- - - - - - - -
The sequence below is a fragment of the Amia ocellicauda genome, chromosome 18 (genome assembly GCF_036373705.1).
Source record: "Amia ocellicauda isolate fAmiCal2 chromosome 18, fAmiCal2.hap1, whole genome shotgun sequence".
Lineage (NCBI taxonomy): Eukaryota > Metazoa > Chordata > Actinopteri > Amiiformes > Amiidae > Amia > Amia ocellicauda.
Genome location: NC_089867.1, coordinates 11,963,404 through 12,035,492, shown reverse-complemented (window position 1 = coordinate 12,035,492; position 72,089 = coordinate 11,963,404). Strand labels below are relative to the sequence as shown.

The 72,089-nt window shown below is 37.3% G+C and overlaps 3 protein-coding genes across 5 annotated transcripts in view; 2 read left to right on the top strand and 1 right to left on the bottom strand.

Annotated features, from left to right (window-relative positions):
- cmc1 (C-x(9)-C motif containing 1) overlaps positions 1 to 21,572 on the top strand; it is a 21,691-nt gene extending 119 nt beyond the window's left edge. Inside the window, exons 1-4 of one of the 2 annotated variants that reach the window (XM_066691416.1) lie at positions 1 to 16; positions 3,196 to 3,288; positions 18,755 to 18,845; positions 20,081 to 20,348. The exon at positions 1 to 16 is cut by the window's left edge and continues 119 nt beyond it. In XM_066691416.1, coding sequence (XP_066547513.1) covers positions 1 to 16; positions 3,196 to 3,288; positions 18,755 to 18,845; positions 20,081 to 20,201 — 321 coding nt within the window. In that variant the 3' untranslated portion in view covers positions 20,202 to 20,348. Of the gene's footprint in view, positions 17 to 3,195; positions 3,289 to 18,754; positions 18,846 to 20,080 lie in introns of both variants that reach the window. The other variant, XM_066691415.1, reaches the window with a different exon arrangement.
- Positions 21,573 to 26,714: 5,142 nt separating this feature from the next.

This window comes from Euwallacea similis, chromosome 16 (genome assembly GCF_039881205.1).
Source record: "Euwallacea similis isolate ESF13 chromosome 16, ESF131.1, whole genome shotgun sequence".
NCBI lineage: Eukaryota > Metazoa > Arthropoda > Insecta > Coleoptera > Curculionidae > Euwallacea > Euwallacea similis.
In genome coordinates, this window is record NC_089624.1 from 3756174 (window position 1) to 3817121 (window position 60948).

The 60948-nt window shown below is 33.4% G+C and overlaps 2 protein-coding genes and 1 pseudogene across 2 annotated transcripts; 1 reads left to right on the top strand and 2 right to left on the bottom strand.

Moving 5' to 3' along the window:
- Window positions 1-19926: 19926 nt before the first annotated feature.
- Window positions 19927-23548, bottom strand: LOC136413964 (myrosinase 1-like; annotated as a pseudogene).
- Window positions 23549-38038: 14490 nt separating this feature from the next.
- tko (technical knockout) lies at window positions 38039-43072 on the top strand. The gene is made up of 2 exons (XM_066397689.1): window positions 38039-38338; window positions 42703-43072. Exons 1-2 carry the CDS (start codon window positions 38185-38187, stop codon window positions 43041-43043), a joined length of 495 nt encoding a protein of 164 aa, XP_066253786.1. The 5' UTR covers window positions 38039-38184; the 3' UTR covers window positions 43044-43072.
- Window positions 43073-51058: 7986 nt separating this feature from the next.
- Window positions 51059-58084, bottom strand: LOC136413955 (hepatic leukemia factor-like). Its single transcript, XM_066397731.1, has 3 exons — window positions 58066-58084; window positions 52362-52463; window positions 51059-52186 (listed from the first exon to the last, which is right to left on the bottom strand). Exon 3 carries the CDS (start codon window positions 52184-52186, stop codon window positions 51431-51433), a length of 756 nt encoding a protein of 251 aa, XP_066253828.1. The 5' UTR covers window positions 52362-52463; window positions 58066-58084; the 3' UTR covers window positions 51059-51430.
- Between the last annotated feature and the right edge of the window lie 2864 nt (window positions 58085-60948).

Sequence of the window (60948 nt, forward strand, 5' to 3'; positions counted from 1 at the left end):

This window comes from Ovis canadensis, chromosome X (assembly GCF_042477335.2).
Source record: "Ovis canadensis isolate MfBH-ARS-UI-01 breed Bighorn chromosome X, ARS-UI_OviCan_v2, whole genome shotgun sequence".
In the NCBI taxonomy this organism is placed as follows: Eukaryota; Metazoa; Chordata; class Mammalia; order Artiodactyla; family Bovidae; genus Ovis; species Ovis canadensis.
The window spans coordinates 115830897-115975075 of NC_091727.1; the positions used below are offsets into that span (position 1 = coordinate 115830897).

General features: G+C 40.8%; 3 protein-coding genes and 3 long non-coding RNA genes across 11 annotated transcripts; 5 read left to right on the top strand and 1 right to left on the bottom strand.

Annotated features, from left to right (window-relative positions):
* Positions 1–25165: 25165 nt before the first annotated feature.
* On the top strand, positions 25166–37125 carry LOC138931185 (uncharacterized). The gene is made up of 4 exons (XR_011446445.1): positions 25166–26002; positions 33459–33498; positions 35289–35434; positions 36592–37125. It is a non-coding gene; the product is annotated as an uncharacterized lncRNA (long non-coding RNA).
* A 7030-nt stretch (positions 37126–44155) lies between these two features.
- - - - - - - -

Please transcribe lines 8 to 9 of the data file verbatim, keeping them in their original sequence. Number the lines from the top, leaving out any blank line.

- Positions 21,573 to 26,714: 5,142 nt separating this feature from the next.

This window comes from Euwallacea similis, chromosome 16 (genome assembly GCF_039881205.1).